Olivia Wang advocates for women convicted of murdering their domestic batterers
On May 10, Women’s eNews, an independent global news service, that specializes in coverage of public policy on females, in a ceremony in New York, honored 21 women with leadership awards, including those who have put themselves at risk of physical harm in their struggle to bridge the gender gap.
One honoree, Olivia Wang, a co-founder of California’s Habeas Project, an innovative program that assists battered women who killed their abusers to challenge their convictions. Under Wang’s leadership, the organization has taken an innovative approach to rehabilitating the female victims of domestic violence who are themselves convicted of crimes.
For Wang, these women are “the forgotten population of domestic violence victims.”
During a recent interview, Wang said, “I hadn’t realized there was this whole population out there. I looked around at my colleagues working in the domestic violence field and realized that incarcerated domestic violence victims were a complete blind spot.”
Along with two non-profit organizations she works with, Legal Services for Prisoners with Children, a prisoners’ advocacy group, and Free Battered Women, a division of Legal Services for Prisoners with Children, the Habeas Project is one of a handful of organizations nationwide that focus on incarcerated domestic violence victims.
In 2002, the California Legislature passed a law that allows some survivors of domestic violence with murder convictions to challenge the legality of their confinement through writs of habeas corpus. Under the new law, women and men whose trials began or who pled guilty before 1992 may file a petition on the basis that expert testimony of domestic violence was not brought up at trial, and that the lack of evidence prejudiced the ultimate outcome of their trials.
Habeas Project volunteers started filing writs of habeas corpus on behalf of certain convicted felons, and since 2002 the project has won the release of more than a dozen women from prison. Exact statistics about the number of battered women who are in California’s state prisons for killing their abusive partner are not currently available. However, there are more than 10,000 women in California’s prison system.
In September 2004, Wang and her organization scored another victory when Gov. Arnold Schwarzenegger signed legislation that allows for incarcerated battered women and men to further challenge their convictions. Under the new law, women and men charged with an attempted murder or a felony related to an abusive partner and convicted before August 29, 1996, can now challenge their convictions, if they can show proof of battery or domestic violence that would have affected the outcome of their trial. The previous law only pertained to pre-1992 convictions.
The new law was also expanded to include many classes of survivors previously excluded from redress. The revised statute includes relief for those coerced by their batterers into committing crimes—including murder and manslaughter—and, especially, others convicted of crimes where expert testimony on domestic violence was ruled inadmissible from their trial proceedings.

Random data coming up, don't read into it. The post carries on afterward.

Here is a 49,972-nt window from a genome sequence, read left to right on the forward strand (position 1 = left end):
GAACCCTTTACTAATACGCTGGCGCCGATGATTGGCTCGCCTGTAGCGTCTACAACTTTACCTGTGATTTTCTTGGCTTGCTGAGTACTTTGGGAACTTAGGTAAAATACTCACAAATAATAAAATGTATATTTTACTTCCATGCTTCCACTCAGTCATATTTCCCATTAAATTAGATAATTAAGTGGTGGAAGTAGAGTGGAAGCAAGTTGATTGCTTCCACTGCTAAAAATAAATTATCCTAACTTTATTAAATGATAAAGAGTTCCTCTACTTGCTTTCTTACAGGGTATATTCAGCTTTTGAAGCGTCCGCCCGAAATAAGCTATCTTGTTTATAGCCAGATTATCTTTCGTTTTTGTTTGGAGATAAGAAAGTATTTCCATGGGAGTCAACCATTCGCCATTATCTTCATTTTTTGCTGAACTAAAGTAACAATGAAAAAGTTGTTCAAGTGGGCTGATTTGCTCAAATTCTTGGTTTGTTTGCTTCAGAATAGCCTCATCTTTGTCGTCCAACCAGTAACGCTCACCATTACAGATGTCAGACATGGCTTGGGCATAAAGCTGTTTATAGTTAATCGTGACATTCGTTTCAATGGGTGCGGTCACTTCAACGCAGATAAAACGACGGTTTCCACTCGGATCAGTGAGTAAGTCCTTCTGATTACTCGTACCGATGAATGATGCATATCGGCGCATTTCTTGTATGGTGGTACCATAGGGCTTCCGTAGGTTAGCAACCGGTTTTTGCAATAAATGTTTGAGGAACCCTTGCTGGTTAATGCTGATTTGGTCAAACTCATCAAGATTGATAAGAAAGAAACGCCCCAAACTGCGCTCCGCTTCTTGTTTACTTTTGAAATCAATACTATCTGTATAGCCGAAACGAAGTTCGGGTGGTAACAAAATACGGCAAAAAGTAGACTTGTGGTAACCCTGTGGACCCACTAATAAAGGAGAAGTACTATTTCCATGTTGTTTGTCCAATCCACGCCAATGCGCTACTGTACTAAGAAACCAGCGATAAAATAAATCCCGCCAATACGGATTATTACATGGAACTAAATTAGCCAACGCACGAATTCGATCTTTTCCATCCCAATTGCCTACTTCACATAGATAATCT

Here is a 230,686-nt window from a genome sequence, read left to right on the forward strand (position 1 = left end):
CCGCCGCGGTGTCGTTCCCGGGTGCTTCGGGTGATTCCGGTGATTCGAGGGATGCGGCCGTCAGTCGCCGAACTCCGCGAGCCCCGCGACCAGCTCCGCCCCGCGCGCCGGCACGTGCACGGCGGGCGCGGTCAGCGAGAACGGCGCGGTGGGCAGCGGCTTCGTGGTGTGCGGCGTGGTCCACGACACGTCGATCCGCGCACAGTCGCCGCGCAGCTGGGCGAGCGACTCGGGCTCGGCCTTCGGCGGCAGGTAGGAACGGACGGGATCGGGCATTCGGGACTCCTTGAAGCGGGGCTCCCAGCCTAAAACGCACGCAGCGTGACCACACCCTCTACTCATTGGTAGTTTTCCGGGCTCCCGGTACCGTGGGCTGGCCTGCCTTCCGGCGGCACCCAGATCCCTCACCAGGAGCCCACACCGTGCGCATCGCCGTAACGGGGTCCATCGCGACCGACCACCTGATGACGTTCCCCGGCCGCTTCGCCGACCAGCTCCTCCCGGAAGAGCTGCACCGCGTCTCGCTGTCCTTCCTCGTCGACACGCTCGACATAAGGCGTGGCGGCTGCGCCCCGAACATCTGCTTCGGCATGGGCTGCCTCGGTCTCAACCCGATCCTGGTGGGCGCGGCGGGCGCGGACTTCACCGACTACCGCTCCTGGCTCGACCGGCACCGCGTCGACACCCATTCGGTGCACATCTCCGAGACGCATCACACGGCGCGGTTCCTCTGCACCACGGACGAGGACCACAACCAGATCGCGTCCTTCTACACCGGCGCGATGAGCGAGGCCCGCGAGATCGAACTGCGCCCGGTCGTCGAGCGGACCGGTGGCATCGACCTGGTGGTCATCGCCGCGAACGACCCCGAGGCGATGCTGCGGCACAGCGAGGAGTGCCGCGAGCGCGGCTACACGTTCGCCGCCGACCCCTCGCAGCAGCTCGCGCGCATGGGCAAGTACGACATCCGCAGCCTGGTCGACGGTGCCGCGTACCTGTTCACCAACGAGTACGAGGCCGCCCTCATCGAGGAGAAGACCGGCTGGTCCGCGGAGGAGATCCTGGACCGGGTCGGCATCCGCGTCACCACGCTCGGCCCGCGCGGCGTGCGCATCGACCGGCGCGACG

In addition to expanding the law to include more classes of domestic violence victims, the law also changed the terminology from “battered women’s syndrome” to “intimate partner battering and its effects,” a particularly proud achievement said Wang, who said the former term was “very gender specific”—given the reality that men are also abused—and loaded with the implication that battered victims have a mental illness.
For social services providers, California’s expansion of the law means that it will be easier to advocate for women coerced by their abusers into murdering, or, for example, those women incarcerated for writing fraudulent checks after suffering financial deprivation at the hands of their abusers. Wang carefully pointed out that she does not condone her clients’ criminal behavior, before explaining why some female victims commit crimes.
“We do not recognize the complexity of why people are in prison. On one level she broke a law writing a fraudulent check, but that is what she perceived as being her only way of survival, and when she is being confronted by all the abuse and having zero control over the finances in her family,” said Wang. “She is trying to survive in that moment and has to decide, in a sense, whether to kill or be killed.”
For Wang, however, this fight is about much more than just changing individual laws, it is about taking steps to change an entire system that relies on imprisonment as its main approach. The root of the problem, as Wang sees it, is “oppression, disenfranchisement and lack of educational opportunities,” and she views the current solution of imprisonment “as a cop-out.” In her effort to change the system, Wang is challenging the conventional wisdom that has put criminalizing batterers, not addressing behavior that leads to such abuse, at the center of its policy agenda.